Surely it’s not just me that goes through phases of obsession with a selective genre, medium – I don’t know – food even? Playing any of the Assassin’s Creed series gets me into the zone for ancient Egypt or Greek Mythology or even the Golden Age of Piracy, for example. A few months ago, I was into cyberpunk. Not because of the upcoming game with a title I forget, but t’were the likes of Katana Zero, Akane and Neuromancer by William Gibson. The latter was on sale, and no, it’s not a game (though one exists).
Perhaps it isn’t a phase and just an eye for something that piques my interest. I saw a trailer for a game called Neo Cab on the Nintendo eShop. Something appealed to me. I’m not sure what it was – most likely the narrative structure as it looked very much character-driven and dialogue lead. The download has been in my catalogue for a couple of weeks, so I decided to give it a go as I was clearing up my memory card space. No embarrassing internet history there, thank you very much.
Your first client is a photographer whom you meet in the desert. They are also heading into the city for work. Coincidently, he is doing work for the corporation Capra – Lina’s former employer. She was fired as they replaced all their drivers with automated bots. Lina clearly has some baggage with this, and no doubt this will play throughout the story as you encounter Capra on numerous occasions by the time you meet with Savy. Savy gives you a gift called a Feelgrid. It’s essentially a futuristic mood ring that displays your emotions in a range of four colours with varying intensity. In the red, and you’re raging – in the blue, and you need to take a break. This obviously is a decent plot device as the next passenger I picked up noted that she was ‘pressing my buttons’ as the wristband flashed red. Not good in the wrong hands, however…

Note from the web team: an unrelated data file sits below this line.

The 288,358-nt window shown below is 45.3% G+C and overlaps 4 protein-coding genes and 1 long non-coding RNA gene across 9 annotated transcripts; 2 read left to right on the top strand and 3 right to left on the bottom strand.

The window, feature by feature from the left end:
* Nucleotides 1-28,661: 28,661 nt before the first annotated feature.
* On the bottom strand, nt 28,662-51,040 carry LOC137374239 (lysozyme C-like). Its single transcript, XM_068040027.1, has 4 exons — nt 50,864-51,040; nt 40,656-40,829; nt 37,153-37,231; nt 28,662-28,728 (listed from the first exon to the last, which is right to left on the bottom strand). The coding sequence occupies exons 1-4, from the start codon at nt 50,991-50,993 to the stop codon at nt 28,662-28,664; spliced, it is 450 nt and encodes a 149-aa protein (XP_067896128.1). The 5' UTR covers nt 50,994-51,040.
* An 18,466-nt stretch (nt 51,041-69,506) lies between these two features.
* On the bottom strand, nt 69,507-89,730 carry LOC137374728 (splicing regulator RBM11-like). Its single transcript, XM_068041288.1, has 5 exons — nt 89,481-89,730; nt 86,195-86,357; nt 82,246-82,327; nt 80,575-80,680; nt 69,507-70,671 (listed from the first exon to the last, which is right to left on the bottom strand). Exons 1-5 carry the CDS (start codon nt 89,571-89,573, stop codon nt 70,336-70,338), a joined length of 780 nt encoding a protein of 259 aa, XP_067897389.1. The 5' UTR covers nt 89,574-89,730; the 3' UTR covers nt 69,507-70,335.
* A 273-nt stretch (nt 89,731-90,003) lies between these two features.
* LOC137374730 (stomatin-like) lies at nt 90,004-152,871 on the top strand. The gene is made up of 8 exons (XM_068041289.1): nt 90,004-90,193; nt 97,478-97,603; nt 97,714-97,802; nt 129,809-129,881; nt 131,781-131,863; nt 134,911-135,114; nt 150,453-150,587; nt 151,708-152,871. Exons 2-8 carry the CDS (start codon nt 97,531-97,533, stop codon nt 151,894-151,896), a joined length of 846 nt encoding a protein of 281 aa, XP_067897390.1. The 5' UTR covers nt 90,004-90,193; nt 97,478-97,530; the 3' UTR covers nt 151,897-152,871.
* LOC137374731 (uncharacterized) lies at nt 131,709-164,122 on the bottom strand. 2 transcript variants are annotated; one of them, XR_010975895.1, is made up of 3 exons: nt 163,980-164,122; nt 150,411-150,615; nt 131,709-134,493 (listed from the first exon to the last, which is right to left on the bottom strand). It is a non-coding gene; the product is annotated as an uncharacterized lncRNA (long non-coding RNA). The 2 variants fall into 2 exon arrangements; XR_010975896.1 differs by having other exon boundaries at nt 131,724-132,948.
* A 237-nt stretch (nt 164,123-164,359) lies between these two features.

You play Lina, a taxi driver who has reconnected with her best friend as the two have decided to make amends, following a heated falling out some time ago. The skinny is, Lina is moving into the city, Los Ojos, with the friend, Savy, and on the way will pick up some fares to fund the trip.
When in the cab, the viewpoint is that of Lina in the foreground, with her ride in the back. They verbally spar, and you have the option to select your response which will have an effect on both the direction of the conversation and your rating as a driver. At the end of each trip, passengers will give you a score out of 5 that is then registered under your profile. Lina is an employee of Neo Cab, and company policy is to get a ranking over 4. When you start, Lina has an average of 4.9. As she says in conversation, it only takes one person to have a bad day, which could effectively damage your livelihood.
It’s not that Neo Cab is fast-paced, but you don’t have to press any buttons for the dialogue to progress, though if you’re impatient, you can speed it up. The conversation is natural and at just the right pace. Still, should you have any distraction in the real world, forcing you to look away from the screen, you could potentially miss your cue. Additionally, there weren’t any opportune moments to save other than hitting + or putting the Switch to sleep. Sorry ol’ girl. Whether there is a save function later in the game or it’s autosaved, I don’t entirely know. Either way, you’re only interaction is to select the next fare or what you will say next. No getting out of the car or interacting outside of the vehicle that I can see thus far.
Visually, it’s gorgeous. Lina reacts according to her mood and the responses you select and is a really decent protagonist – so much so that I will be unlocking the game. There isn’t any spoken dialogue as it is all text. Still, it very well complemented by the nuanced animation and continuous score that appeals in this cyberpunk world. And cyberpunk it is, in every way. Here are the ingredients: a plate of neon, set in the future, an evil corporation (Capra), a group of rebels against the evil corporation (Radix), and of course the fashion sense metamorphosed with human and machine. It paints a fitting picture, and the way the story ended in the demo had me wanting more. The best way I can summarise it thus far is The Wolf Among Us, with a hint of The Red Strings Club. But only a little. Once I buy it and play it further, expect a full review.